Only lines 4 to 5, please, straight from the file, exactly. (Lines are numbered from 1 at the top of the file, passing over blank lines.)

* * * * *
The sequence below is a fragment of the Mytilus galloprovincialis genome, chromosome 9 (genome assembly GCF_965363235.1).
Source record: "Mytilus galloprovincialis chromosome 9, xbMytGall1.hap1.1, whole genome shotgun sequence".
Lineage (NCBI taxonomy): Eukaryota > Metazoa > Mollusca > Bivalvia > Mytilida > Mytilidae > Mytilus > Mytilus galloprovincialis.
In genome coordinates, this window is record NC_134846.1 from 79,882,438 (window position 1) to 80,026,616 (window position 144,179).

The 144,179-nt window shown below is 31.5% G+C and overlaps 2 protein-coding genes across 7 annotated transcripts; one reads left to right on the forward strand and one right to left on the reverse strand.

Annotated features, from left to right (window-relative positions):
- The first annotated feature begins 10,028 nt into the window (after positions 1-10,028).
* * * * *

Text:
In genome coordinates, this window is record NC_134846.1 from 79,882,438 (window position 1) to 80,026,616 (window position 144,179).

The 144,179-nt window shown below is 31.5% G+C and overlaps 2 protein-coding genes across 7 annotated transcripts; one reads left to right on the forward strand and one right to left on the reverse strand.